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Hello,
 
Why my form does not respond on user actions with following code?
 
using System;
using System.Collections.Generic;
using System.ComponentModel;
using System.Data;
using System.Drawing;
using System.Text;
using System.Threading.Tasks;
using System.Windows.Forms;
using System.Threading;
using System.Net;
 
namespace SharpFive
{    
    public partial class Form1 : Form
    {
        public string m_text
        {
            get
            {
                return textBox1.Text;
            }
            set
            {
                textBox1.BeginInvoke(new Action(() => textBox1.Text = m_text + Environment.NewLine + value));
            }
        }
        
        private static readonly List<string> urlArray = new List<string>
        {
                                                                 "http://www.google.com",
                                                                 "http://www.bing.com",
                                                                 "http://www.oreilly.com",
                                                                 "http://www.simple-talk.com",
                                                                 "http://www.microsoft.com",
                                                                 "http://www.facebook.com",
                                                                 "http://www.twitter.com",
                                                                 "http://www.reddit.com",
                                                                 "http://www.baidu.com",
                                                                 "http://www.bbc.co.uk"
        };        
        public Form1()
        {            
            InitializeComponent();           
        }       
 
        private void button1_Click(object sender, EventArgs e)
        {
            goingOn on = new goingOn(this);
            foreach (string domain in urlArray)
            {
                on.Docompute(domain);
            }
        }
    }
    class goingOn
    {
        private readonly Form1 form;
        public goingOn(Form1 form)
        {
            this.form = form;
        }
        private async Task<int> fire(string url)
        {
            WebClient webClient = new WebClient();
            string page = await webClient.DownloadStringTaskAsync(url);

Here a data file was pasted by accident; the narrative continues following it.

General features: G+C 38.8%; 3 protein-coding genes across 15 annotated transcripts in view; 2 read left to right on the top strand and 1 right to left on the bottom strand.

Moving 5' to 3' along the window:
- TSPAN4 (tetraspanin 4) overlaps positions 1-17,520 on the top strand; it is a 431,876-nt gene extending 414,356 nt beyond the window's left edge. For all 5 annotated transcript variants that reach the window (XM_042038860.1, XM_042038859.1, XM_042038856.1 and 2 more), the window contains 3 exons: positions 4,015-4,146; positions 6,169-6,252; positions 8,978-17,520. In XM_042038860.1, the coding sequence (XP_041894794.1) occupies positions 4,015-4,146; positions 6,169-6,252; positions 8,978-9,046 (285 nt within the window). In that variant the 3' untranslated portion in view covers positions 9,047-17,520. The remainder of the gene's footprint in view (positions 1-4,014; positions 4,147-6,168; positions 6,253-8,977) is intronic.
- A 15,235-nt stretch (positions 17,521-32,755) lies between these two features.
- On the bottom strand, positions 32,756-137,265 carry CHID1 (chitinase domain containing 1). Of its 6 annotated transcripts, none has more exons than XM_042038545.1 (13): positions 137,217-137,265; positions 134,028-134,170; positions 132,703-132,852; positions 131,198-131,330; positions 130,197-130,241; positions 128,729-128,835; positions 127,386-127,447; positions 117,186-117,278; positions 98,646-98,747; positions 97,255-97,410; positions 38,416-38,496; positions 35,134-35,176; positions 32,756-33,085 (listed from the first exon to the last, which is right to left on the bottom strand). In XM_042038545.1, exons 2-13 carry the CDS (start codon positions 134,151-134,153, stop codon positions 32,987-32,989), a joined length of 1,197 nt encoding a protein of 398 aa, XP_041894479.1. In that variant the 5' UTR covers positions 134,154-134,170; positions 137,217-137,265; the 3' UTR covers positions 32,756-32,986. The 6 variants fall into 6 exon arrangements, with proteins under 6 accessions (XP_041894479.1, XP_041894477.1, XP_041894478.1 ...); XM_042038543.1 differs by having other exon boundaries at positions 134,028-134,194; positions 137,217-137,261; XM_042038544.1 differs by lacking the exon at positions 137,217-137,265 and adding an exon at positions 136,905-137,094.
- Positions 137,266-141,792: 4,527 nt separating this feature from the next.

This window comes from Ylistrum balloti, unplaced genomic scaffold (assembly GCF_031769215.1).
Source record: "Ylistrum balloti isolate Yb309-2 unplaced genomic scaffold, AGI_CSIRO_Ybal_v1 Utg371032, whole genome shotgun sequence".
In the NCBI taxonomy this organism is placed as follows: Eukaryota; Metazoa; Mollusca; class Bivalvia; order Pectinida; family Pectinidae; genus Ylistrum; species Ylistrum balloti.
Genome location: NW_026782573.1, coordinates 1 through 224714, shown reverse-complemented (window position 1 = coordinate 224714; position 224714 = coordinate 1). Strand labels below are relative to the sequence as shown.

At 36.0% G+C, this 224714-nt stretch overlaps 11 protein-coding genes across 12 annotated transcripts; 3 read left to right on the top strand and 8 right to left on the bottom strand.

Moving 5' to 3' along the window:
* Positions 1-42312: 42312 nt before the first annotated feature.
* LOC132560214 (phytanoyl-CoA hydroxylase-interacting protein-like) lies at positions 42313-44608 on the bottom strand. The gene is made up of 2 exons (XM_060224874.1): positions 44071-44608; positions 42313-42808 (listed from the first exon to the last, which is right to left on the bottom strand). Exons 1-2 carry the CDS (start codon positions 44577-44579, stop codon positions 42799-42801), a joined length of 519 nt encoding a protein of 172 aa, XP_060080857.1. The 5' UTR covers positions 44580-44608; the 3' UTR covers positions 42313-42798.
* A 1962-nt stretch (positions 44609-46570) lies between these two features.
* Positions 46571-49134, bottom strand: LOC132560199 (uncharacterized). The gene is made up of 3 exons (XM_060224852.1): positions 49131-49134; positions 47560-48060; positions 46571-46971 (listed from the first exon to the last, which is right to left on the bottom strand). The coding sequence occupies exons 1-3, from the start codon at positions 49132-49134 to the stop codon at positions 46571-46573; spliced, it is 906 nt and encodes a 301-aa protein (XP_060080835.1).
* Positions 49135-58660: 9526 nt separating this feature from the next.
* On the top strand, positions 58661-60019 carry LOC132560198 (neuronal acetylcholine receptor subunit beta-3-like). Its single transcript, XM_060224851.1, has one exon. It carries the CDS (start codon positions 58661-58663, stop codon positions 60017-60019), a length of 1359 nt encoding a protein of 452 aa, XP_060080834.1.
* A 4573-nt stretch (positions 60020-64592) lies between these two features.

Thread.Sleep(1000);
            return page.Length;
        }
        public async void Docompute(string urls)
        {
            int size = 0;                      
            size = await fire(urls);            
            //form.m_text = size.ToString();
        } 
    }
}
Posted 17-Jan-13 8:03am
MeSaNei354
Comments
Sergey Alexandrovich Kryukov at 17-Jan-13 13:33pm
   
What makes you believe it's locked? It cannot get locked unless you lock it intentionally? Do you do any blocking call in UI thread?
—SA
MeSaNei at 17-Jan-13 14:27pm
   
The UI becomes unresponsive. The code above is complete code i run.
Sergey Alexandrovich Kryukov at 17-Jan-13 14:40pm
   
I see...
—SA
MeSaNei at 18-Jan-13 8:30am
   
Another solution to this situation is to use Task.Run.
Task.Run uses a thread from the ThreadPool to execute the delegate you give it.
So:
Task t = Task.Run(() => {
foreach (string domain in urlArray)
{
on.Docompute(domain);
}
});

1 solution

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Solution 1

Here is what I can see: you are using Thread.Sleep. I don't have v.4.5 to test it, but let's see: it's explicitly documented, that the invocation of async methods does not create a new thread; using them does not require multithreading: http://msdn.microsoft.com/en-us/library/vstudio/hh191443.aspx#BKMK_Threads[^].
 
It looks like you don't create any threads either. Now, let's combine these facts with the principle "there is no such thing as miracle". What is the thread where you call Thread.Sleep then? This is you UI thread. No wonder it becomes unresponsive for a while. If you repeat it on regular basis, it will be permanently unresponsive.
 
Did you follow my logic? So, it looks like if you want to use the pattern based on Sleep (which is itself perfectly fine), you can practically do it only using "real" threading paradigm.
 
Generally, I find Microsoft claim "The async-based approach to asynchronous programming is preferable to existing approaches in almost every case" (on the page I referenced above) highly exaggerated. This is not innovative in its basic aspects, just the opposite, it looks like getting back to old times when cooperative multithreading was more extensively used. It has its value, of course, for number of models, but it should be used with care, the care is some different ways than with threads.
 
—SA
  Permalink  
Comments
Espen Harlinn at 17-Jan-13 16:33pm
   
5'ed!
>> is not innovative in its basic aspects
Once there was a 16-bit OS called Windows 3.x - it required that we did asynch socket programming ... and most of us were quite happy to get away from that ...
Sergey Alexandrovich Kryukov at 17-Jan-13 16:40pm
   
Thank you, Espen.
Exactly. And, but the way, that's why by that time I have my own multithreaded system written from scratch, at the CPU level. At that time, even Linux did not have threads, only processes...
—SA

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